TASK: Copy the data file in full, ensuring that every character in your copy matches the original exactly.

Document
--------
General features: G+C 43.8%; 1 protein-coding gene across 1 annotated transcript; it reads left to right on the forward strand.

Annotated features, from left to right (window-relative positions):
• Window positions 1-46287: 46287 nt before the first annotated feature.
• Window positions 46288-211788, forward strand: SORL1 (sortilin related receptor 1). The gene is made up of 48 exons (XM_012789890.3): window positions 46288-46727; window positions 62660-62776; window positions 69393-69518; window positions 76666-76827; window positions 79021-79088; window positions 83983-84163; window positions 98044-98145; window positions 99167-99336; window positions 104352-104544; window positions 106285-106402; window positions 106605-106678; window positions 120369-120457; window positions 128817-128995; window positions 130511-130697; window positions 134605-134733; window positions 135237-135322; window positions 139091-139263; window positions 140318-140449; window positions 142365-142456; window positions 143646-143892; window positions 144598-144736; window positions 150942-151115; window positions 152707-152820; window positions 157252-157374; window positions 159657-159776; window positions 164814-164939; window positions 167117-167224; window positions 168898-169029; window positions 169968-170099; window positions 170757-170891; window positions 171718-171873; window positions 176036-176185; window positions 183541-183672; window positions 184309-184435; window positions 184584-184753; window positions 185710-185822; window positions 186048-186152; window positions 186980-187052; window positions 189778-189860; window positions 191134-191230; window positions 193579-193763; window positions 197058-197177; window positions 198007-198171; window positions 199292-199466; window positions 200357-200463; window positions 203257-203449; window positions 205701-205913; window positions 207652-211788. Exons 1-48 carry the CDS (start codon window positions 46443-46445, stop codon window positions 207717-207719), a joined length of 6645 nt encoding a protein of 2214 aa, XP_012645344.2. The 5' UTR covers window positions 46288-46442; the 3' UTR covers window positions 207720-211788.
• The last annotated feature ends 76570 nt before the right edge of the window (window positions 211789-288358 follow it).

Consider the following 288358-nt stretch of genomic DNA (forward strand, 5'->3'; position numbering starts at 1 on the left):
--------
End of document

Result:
General features: G+C 43.8%; 1 protein-coding gene across 1 annotated transcript; it reads left to right on the forward strand.

Annotated features, from left to right (window-relative positions):
• Window positions 1-46287: 46287 nt before the first annotated feature.
• Window positions 46288-211788, forward strand: SORL1 (sortilin related receptor 1). The gene is made up of 48 exons (XM_012789890.3): window positions 46288-46727; window positions 62660-62776; window positions 69393-69518; window positions 76666-76827; window positions 79021-79088; window positions 83983-84163; window positions 98044-98145; window positions 99167-99336; window positions 104352-104544; window positions 106285-106402; window positions 106605-106678; window positions 120369-120457; window positions 128817-128995; window positions 130511-130697; window positions 134605-134733; window positions 135237-135322; window positions 139091-139263; window positions 140318-140449; window positions 142365-142456; window positions 143646-143892; window positions 144598-144736; window positions 150942-151115; window positions 152707-152820; window positions 157252-157374; window positions 159657-159776; window positions 164814-164939; window positions 167117-167224; window positions 168898-169029; window positions 169968-170099; window positions 170757-170891; window positions 171718-171873; window positions 176036-176185; window positions 183541-183672; window positions 184309-184435; window positions 184584-184753; window positions 185710-185822; window positions 186048-186152; window positions 186980-187052; window positions 189778-189860; window positions 191134-191230; window positions 193579-193763; window positions 197058-197177; window positions 198007-198171; window positions 199292-199466; window positions 200357-200463; window positions 203257-203449; window positions 205701-205913; window positions 207652-211788. Exons 1-48 carry the CDS (start codon window positions 46443-46445, stop codon window positions 207717-207719), a joined length of 6645 nt encoding a protein of 2214 aa, XP_012645344.2. The 5' UTR covers window positions 46288-46442; the 3' UTR covers window positions 207720-211788.
• The last annotated feature ends 76570 nt before the right edge of the window (window positions 211789-288358 follow it).

Consider the following 288358-nt stretch of genomic DNA (forward strand, 5'->3'; position numbering starts at 1 on the left):